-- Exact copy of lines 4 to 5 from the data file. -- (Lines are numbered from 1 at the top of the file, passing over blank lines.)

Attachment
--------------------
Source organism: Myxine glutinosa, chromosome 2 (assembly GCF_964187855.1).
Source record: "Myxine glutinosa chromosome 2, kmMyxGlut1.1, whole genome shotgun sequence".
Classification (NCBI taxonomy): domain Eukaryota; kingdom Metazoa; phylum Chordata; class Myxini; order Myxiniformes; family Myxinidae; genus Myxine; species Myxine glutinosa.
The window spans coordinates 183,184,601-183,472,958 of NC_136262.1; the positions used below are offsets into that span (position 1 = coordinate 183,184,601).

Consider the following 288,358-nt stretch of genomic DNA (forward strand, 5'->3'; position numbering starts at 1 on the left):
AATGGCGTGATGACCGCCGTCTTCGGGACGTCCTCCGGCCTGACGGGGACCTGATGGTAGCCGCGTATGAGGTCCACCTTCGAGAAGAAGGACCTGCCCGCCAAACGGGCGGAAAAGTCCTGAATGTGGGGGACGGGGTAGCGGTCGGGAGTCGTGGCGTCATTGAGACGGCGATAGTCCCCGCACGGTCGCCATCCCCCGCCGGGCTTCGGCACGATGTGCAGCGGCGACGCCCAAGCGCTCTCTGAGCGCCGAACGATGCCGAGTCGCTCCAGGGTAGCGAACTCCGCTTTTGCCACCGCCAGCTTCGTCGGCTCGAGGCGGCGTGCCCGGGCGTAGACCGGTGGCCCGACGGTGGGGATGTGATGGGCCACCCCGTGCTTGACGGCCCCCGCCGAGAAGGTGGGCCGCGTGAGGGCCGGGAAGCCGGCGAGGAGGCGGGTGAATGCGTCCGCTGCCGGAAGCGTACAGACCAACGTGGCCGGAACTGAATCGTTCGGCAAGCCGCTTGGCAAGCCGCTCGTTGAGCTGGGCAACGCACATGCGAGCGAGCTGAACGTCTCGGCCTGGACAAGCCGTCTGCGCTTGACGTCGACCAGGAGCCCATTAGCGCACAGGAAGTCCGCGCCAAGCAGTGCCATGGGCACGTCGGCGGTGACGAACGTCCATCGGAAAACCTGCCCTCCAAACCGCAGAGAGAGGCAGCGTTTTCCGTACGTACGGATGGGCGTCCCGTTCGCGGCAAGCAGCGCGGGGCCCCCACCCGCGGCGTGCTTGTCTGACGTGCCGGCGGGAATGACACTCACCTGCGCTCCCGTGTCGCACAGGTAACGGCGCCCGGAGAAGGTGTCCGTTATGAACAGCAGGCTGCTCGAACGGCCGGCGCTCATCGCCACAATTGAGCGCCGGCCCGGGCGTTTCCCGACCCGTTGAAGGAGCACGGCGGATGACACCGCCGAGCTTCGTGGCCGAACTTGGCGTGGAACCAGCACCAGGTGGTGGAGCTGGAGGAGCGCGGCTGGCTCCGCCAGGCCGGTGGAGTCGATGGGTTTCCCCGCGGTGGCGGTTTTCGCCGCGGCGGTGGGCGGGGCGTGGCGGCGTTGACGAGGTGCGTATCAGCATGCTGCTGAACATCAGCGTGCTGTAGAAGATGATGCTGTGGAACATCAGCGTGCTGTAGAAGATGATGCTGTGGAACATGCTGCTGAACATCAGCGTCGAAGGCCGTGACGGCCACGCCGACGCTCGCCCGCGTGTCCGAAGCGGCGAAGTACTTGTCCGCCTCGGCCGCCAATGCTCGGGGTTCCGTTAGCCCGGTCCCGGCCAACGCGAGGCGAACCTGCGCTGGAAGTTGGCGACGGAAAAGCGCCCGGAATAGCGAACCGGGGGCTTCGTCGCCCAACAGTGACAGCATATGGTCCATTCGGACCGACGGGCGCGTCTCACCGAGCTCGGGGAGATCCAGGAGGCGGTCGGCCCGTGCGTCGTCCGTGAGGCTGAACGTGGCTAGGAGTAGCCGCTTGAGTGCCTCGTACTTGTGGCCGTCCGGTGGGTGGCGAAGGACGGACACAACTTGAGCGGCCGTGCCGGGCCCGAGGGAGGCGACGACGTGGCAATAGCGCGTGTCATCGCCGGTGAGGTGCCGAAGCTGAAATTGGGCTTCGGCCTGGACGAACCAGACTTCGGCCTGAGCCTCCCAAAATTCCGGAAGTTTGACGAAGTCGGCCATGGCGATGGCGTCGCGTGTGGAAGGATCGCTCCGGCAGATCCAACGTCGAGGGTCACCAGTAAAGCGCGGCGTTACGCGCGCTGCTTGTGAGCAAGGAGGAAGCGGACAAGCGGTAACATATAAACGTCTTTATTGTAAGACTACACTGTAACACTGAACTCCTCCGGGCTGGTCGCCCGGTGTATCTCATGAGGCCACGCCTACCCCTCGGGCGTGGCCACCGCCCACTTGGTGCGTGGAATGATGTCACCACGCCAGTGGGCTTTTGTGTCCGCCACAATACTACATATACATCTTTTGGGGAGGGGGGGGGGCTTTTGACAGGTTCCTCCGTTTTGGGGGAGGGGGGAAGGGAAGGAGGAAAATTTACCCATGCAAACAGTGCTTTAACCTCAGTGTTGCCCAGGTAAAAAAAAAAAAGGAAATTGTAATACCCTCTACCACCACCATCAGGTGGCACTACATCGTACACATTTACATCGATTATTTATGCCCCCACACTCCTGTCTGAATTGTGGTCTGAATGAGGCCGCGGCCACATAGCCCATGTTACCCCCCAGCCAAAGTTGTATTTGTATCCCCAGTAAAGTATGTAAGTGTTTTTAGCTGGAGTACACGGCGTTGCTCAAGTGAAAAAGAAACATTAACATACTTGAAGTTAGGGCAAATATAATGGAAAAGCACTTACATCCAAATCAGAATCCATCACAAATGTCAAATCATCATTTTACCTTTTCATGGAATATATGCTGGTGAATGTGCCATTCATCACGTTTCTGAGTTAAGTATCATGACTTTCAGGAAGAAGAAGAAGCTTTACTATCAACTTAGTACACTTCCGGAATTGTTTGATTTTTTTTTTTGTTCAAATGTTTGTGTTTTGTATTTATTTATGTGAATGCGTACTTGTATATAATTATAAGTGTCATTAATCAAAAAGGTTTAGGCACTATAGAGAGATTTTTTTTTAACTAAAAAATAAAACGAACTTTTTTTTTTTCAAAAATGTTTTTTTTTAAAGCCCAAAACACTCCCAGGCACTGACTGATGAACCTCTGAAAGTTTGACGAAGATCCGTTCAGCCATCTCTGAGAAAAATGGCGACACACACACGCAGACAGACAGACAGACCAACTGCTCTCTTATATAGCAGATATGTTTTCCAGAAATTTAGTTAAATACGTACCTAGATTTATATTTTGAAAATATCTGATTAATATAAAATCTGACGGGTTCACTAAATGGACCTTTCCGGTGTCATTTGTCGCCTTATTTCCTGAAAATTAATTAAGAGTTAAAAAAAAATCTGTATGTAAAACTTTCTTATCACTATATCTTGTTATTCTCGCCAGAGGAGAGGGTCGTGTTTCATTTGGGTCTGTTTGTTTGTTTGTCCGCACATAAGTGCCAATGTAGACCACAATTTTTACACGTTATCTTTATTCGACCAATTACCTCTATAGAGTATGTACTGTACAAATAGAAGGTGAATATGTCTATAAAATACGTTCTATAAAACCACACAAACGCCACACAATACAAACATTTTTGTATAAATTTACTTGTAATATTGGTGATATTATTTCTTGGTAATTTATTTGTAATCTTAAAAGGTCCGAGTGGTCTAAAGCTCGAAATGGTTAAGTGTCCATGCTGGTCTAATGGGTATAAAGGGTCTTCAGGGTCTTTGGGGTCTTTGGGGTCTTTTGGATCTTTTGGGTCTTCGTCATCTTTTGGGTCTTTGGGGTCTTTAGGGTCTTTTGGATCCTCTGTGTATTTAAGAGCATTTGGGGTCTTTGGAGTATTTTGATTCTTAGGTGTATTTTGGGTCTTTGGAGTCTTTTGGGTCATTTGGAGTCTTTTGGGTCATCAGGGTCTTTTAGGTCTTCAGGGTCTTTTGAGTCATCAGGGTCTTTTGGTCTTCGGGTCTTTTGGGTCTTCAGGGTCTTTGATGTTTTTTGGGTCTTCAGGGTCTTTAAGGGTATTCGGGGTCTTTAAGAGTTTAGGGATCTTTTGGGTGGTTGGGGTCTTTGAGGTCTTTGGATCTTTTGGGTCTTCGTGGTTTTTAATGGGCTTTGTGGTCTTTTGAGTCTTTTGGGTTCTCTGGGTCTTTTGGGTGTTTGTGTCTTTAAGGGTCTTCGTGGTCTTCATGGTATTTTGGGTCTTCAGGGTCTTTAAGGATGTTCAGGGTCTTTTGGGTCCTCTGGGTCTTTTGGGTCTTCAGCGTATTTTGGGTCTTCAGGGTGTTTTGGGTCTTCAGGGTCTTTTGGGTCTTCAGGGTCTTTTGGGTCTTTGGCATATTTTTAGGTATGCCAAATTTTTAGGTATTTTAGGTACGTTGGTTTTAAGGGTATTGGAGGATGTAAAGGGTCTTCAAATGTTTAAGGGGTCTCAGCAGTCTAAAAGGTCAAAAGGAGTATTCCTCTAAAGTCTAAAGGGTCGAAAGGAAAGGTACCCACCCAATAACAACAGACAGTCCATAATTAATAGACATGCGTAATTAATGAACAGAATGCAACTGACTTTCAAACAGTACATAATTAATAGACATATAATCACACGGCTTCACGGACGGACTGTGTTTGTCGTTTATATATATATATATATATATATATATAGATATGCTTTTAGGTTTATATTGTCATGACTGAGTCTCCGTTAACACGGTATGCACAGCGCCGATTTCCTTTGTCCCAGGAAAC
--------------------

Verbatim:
The window spans coordinates 183,184,601-183,472,958 of NC_136262.1; the positions used below are offsets into that span (position 1 = coordinate 183,184,601).

Consider the following 288,358-nt stretch of genomic DNA (forward strand, 5'->3'; position numbering starts at 1 on the left):